|Title||The effect of precipitation events on inorganic carbon in soil and shallow groundwater, Konza Prairie LTER Site, NE Kansas, USA|
|Publication Type||Journal Article|
|Year of Publication||2012|
|Authors||Tsypin, M, Macpherson, GL|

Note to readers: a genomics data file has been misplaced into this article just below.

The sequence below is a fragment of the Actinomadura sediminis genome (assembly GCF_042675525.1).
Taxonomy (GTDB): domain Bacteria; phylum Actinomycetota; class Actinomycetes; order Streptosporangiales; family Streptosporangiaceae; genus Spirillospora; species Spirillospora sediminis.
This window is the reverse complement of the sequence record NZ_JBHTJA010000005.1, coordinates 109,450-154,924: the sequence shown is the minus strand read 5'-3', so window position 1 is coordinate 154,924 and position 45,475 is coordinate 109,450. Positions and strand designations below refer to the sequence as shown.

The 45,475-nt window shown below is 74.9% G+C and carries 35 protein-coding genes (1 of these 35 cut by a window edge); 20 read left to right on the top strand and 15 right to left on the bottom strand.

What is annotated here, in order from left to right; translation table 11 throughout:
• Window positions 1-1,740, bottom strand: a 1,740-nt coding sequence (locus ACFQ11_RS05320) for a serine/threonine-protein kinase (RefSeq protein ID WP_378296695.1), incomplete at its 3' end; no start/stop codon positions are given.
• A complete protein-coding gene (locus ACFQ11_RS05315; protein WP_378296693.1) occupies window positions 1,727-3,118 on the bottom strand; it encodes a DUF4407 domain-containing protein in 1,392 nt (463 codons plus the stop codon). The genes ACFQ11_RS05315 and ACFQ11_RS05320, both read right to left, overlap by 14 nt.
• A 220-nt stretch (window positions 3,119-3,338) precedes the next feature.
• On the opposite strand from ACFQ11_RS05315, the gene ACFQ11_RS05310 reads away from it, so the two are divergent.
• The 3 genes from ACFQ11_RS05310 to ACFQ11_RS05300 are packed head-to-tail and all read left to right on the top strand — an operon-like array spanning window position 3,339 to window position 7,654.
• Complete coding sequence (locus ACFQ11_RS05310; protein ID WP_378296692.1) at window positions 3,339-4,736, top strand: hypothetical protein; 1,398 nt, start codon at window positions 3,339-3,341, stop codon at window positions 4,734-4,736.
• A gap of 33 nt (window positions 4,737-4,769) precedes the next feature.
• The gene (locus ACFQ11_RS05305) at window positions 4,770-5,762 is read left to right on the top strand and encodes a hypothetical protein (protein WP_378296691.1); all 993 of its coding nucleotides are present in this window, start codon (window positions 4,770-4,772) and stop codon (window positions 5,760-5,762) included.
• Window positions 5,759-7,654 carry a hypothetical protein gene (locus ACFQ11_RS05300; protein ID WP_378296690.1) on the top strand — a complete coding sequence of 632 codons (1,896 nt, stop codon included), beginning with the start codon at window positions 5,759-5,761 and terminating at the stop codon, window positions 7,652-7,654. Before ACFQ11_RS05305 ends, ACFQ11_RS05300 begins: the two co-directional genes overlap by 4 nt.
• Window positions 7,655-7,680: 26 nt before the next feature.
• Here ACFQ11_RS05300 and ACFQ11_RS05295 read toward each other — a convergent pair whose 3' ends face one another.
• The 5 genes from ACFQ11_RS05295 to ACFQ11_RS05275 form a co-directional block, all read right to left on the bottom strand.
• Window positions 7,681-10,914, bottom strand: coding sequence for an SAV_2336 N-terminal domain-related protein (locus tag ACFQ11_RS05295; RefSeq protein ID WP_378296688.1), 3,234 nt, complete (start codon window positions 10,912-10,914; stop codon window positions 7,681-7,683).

Monthly sampling for 1 year at the Konza Prairie LTER (Long-Term Ecological Research) Site in northeastern Kansas shows a connection between the annual cycles of CO2 in soil air and shallow groundwater DIC (dissolved inorganic C). Soil air CO2 reached 6–7% in July to mid-August, when moisture was not limiting to soil respiration. Following the annual maximum there was a sequential decrease in CO2 in three soil horizons to less than 0.5% because of moisture deficiency in the late summer and temperature decline in the fall and winter. Groundwater pCO2 reached its maximum of 5% in October; the lag-time of 2–3 months may correspond to the travel time of soil-generated CO2 to the water table. The time-variable CO2 caused an annual carbonate-mineral saturation cycle, intensifying limestone dissolution and DIC production when CO2 was high. The C flux depended on respiration and rainfall regimes, and had two main pathways. Transport of soil CO2 in the dissolved form with diffuse flow of recharge water was the most effective during the growing season so long as soil moisture was present. Downward movement of gaseous CO2 and equilibration with groundwater at the water table was favorable in July to August. Storm rainfall events recharged the aquifer within a few hours through preferential flow and stream–groundwater interaction, resulting in dilution of groundwater rather than forcing entrapped CO2 downward. Calculated C flux from the unsaturated zone to the unconfined aquifer in the monitoring period was 0.26 ± 0.03 M/m2/a of C, which is less than 1% of the CO2 that is released by soil to the atmosphere via efflux. However, meteoric precipitation was only 72% of average annual precipitation during the study period, so this study represents dry-condition flux. In addition, increased respiration rates due to warming of the atmosphere have the potential to cause a higher C flux to the saturated zone, intensifying weathering and groundwater acidification, so that further study is suggested.